Anglogold Ashanti has initiated a move to combat malaria in the Wassa West District to positively impact on the health of mine employees and members of the host communities.
The prevalence rate in the district is one of the highest, at 30 percent of the population.
Mr. David Kwesi Renner, Managing Director of Anglogold Ashanti Iduapriem Mine (AAIL) disclosed this during a meeting with stakeholders, including the sister mines in the district, the Environmental Protection Agency, Ministry of Health and the Wassa West District Assembly.
It was aimed at finding a lasting solution to the high prevalence of malaria in the area.
He said at the last Chamber of Mines' meeting, it was decided amongst members that the successful “roll back malaria” programme at Obuasi should be replicated across the various catchment areas of mining operations.
Mr. Renner said this would go a long way to help reduce the number of malaria cases reported at the various clinics of mining companies and the Wassa West District as a whole.
This, he said, would have a positive impact on the health of the workforce which would in turn increase productivity.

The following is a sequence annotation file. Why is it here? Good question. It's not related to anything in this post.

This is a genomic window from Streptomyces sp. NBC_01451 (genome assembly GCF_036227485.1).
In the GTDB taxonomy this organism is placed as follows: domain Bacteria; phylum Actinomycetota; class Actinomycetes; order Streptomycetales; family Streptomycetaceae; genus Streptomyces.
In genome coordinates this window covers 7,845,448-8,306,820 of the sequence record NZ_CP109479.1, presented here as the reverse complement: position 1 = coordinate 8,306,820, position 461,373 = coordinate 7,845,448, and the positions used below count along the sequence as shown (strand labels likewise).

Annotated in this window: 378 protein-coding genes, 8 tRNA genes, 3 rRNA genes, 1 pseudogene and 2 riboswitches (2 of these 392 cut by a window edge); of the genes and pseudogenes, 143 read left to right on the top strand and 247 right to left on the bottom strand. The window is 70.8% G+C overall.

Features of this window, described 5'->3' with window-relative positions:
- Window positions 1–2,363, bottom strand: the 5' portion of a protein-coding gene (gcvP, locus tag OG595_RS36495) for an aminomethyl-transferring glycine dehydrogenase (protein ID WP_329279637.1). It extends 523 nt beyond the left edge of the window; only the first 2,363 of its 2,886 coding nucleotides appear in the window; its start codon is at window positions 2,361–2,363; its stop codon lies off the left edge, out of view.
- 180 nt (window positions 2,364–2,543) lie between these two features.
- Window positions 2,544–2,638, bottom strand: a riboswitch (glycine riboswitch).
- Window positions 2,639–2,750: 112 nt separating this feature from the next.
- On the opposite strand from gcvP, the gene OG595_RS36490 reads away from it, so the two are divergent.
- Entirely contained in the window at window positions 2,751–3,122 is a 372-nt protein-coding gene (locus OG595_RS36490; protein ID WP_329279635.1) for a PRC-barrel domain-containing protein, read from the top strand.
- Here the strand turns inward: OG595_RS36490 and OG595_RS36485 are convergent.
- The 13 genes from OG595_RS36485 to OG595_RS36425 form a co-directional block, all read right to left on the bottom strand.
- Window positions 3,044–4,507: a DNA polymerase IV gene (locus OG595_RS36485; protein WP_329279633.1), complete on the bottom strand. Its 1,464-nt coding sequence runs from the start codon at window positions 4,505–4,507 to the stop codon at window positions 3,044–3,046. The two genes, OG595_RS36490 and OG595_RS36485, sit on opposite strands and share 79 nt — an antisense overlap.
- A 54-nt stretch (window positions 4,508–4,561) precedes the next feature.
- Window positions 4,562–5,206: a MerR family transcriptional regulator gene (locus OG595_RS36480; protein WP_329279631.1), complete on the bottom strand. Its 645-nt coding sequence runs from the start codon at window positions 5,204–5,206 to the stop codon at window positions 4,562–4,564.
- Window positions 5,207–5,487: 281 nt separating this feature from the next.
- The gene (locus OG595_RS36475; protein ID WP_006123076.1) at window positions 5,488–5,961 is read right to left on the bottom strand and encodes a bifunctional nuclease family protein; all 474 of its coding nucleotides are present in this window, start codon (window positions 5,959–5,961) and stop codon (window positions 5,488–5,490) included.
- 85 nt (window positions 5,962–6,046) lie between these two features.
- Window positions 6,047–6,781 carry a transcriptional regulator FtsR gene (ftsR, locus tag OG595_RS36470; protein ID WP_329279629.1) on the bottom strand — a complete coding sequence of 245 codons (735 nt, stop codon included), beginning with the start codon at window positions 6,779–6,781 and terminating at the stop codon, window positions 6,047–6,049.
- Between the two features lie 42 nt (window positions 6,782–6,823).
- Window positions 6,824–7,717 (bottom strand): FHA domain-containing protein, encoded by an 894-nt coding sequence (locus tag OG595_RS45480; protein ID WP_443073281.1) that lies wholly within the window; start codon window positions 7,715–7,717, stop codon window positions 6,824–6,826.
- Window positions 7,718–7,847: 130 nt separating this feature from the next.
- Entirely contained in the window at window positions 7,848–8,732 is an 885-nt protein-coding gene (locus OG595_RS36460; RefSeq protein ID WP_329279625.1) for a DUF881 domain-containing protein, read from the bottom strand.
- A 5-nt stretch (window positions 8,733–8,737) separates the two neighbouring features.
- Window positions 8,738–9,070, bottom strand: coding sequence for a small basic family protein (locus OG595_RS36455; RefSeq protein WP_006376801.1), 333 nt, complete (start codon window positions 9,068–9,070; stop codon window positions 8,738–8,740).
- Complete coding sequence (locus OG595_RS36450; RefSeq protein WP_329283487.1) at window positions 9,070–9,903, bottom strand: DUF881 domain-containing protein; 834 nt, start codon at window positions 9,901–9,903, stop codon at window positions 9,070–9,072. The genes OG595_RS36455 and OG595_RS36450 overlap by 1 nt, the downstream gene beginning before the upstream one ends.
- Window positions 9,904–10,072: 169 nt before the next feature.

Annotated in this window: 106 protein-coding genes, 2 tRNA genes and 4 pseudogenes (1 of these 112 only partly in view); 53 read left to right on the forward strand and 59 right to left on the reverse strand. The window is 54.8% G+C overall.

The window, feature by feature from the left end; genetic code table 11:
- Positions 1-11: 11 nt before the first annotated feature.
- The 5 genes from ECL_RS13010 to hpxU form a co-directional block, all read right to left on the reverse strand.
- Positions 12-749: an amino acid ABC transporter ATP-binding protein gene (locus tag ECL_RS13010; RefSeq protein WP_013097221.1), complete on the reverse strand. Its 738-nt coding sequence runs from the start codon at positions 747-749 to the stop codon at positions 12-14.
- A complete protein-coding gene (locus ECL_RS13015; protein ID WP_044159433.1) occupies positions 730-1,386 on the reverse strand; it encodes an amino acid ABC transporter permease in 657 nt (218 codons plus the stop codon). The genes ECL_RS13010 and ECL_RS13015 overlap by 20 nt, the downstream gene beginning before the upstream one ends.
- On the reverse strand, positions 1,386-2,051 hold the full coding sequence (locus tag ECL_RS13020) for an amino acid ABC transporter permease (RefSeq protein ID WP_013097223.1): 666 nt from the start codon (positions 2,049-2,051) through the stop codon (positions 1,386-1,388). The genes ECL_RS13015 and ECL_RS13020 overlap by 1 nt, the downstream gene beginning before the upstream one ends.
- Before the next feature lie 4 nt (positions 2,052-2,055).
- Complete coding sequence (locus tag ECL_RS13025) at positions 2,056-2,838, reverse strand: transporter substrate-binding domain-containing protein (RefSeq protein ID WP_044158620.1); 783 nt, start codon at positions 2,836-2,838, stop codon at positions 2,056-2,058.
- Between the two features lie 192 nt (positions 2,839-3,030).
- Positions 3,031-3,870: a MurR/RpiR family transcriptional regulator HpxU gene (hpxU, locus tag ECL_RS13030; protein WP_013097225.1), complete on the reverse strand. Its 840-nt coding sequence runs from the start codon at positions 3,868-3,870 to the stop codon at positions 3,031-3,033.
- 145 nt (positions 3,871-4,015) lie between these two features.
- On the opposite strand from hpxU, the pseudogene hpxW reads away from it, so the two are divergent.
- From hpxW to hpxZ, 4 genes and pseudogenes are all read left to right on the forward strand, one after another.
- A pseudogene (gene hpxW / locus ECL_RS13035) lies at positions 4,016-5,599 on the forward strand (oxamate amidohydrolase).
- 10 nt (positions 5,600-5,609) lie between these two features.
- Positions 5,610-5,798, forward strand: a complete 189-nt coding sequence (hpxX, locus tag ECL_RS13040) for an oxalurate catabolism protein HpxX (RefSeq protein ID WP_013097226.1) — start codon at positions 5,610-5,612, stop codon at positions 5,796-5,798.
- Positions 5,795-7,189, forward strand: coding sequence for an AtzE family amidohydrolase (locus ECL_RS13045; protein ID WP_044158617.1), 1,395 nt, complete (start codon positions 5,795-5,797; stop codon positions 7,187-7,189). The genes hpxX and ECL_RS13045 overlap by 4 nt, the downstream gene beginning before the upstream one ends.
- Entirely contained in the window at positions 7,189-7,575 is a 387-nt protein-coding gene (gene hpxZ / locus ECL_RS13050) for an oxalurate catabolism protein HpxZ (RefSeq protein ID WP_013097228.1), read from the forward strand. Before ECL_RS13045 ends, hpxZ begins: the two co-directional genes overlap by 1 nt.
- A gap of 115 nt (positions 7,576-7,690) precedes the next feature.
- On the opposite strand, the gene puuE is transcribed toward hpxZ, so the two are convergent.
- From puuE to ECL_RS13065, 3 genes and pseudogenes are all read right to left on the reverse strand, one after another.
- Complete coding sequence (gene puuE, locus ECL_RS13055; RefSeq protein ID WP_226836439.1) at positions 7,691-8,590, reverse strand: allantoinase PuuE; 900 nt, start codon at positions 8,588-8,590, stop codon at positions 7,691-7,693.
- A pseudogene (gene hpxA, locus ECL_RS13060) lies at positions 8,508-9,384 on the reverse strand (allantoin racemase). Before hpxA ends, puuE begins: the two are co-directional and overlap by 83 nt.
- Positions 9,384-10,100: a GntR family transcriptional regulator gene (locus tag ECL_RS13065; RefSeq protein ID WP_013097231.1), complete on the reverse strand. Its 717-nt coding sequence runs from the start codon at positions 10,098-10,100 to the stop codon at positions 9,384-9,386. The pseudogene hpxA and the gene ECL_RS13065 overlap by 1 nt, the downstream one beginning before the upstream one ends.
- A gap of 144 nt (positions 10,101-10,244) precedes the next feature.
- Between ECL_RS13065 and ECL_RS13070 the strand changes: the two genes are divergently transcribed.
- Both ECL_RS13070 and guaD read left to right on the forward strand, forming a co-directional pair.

Professor Richard Hunt, a consultant in Medical Entomology of the National Institute for Communicable Diseases in South Africa, has been contracted by the Mine to carry out the survey from which recommendations would be made for the appropriate strategy to eradicate malaria from the district.
Professor Hunt has extensive experience in malaria control programmes in various sub-Saharan countries and was the brain behind similar surveys that have been carried out recently at Anglogold Ashanti's operations in Obuasi and Mali and Newmont's Ghana operations.
Professor Hunt said malaria cannot only be considered as a local problem but a global one which needs a multi-sectoral approach to combat it.
He explained that the survey requires firstly, identifying the species of mosquitoes that are prevalent in the area after which samples of the different species are taken for study.
Prof. Hunt said the outcome of the study would then drive the recommendations for the most suitable insecticides to use in addition to other physical methods such as clearing of nearby vegetation and draining of stagnant water bodies.
He said the earlier attempts to “roll back malaria” without a scientific approach had not been successful, however “residual spraying” of insecticides in houses in South Africa and elsewhere have worked very well because the method was targeted directly at the mosquitoes that try to feed on people.
Contributing, Dr. Jack Galley of the Ministry of Health said that he would welcome any programme with a scientific basis towards the reduction, if not eradication of the high prevalent rate of the disease in the district and would be happy to supply information needed to support the programme.